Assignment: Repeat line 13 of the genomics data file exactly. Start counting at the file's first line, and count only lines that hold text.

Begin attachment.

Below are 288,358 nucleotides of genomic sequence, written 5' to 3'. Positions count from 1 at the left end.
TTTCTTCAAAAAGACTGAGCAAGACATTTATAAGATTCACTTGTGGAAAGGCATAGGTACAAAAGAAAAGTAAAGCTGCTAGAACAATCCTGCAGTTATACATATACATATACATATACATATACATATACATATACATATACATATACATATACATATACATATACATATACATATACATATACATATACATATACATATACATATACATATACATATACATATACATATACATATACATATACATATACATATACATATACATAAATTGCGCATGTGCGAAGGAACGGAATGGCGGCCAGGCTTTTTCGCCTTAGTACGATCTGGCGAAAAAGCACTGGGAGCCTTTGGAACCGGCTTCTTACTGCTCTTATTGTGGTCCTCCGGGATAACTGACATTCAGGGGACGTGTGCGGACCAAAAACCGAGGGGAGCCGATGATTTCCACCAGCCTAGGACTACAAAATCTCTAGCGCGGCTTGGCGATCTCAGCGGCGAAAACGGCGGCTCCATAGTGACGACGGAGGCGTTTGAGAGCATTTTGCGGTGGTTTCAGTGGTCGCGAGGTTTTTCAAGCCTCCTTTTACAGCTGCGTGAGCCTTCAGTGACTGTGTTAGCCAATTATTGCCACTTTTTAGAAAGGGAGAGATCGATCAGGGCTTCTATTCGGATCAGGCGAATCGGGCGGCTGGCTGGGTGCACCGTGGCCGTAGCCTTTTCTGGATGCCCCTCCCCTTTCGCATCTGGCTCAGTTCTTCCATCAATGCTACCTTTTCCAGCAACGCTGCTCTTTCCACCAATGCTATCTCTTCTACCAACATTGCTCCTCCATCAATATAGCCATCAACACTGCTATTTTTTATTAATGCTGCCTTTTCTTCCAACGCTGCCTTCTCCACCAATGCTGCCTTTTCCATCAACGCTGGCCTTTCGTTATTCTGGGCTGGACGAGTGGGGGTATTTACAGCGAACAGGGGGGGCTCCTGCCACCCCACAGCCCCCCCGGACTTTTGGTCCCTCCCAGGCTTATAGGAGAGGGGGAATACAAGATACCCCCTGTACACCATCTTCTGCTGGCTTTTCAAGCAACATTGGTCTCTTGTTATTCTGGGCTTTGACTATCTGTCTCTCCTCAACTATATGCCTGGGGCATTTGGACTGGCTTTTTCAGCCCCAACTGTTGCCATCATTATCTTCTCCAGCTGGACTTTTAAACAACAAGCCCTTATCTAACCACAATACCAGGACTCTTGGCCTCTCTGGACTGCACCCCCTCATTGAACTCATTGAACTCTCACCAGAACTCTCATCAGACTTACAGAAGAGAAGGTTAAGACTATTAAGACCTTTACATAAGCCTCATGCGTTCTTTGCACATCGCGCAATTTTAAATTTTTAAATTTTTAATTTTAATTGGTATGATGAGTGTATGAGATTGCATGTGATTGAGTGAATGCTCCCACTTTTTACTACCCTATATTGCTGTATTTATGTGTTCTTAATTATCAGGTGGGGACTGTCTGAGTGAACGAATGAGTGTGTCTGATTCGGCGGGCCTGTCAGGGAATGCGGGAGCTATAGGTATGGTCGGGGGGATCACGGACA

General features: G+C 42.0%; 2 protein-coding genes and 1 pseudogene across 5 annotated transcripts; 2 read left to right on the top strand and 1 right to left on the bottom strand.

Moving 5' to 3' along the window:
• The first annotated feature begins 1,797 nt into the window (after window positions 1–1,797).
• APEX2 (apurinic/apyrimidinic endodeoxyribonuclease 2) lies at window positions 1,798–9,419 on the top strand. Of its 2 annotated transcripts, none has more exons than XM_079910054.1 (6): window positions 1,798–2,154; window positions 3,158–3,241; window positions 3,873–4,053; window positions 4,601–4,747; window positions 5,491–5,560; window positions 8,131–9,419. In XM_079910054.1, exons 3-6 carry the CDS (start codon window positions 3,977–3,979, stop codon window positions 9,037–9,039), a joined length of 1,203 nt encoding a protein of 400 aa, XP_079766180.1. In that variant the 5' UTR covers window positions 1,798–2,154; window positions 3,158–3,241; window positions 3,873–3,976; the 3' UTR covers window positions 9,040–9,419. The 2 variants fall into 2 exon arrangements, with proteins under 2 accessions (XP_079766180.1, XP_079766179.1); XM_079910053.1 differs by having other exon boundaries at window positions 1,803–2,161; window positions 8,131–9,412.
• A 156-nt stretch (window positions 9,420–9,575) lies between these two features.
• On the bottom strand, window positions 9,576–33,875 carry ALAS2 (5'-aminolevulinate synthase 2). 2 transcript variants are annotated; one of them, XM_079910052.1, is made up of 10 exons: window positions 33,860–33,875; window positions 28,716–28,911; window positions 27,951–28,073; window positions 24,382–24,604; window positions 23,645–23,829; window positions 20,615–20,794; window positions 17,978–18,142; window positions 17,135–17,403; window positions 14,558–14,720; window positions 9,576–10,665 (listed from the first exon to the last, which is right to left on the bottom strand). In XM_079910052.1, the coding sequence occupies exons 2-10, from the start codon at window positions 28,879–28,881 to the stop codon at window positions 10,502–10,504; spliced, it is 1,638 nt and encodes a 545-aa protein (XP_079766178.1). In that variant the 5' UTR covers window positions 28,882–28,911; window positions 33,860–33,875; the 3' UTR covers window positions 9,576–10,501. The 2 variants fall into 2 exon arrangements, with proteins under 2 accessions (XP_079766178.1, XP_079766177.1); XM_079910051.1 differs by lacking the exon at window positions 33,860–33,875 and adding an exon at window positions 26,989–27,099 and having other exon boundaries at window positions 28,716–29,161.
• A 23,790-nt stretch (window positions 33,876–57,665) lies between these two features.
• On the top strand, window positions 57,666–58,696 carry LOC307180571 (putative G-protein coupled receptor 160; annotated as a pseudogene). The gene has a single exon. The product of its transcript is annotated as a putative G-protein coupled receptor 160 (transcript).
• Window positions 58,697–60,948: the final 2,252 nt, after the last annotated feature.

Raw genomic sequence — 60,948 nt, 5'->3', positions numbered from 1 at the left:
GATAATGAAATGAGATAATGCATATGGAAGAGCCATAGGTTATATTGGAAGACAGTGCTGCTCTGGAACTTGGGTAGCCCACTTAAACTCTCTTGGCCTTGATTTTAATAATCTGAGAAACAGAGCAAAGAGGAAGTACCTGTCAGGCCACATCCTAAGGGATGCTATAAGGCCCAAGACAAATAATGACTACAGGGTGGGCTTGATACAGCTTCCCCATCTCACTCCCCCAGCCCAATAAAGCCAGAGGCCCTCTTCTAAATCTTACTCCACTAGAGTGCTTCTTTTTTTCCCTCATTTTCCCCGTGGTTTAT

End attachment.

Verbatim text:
GATAATGAAATGAGATAATGCATATGGAAGAGCCATAGGTTATATTGGAAGACAGTGCTGCTCTGGAACTTGGGTAGCCCACTTAAACTCTCTTGGCCTTGATTTTAATAATCTGAGAAACAGAGCAAAGAGGAAGTACCTGTCAGGCCACATCCTAAGGGATGCTATAAGGCCCAAGACAAATAATGACTACAGGGTGGGCTTGATACAGCTTCCCCATCTCACTCCCCCAGCCCAATAAAGCCAGAGGCCCTCTTCTAAATCTTACTCCACTAGAGTGCTTCTTTTTTTCCCTCATTTTCCCCGTGGTTTAT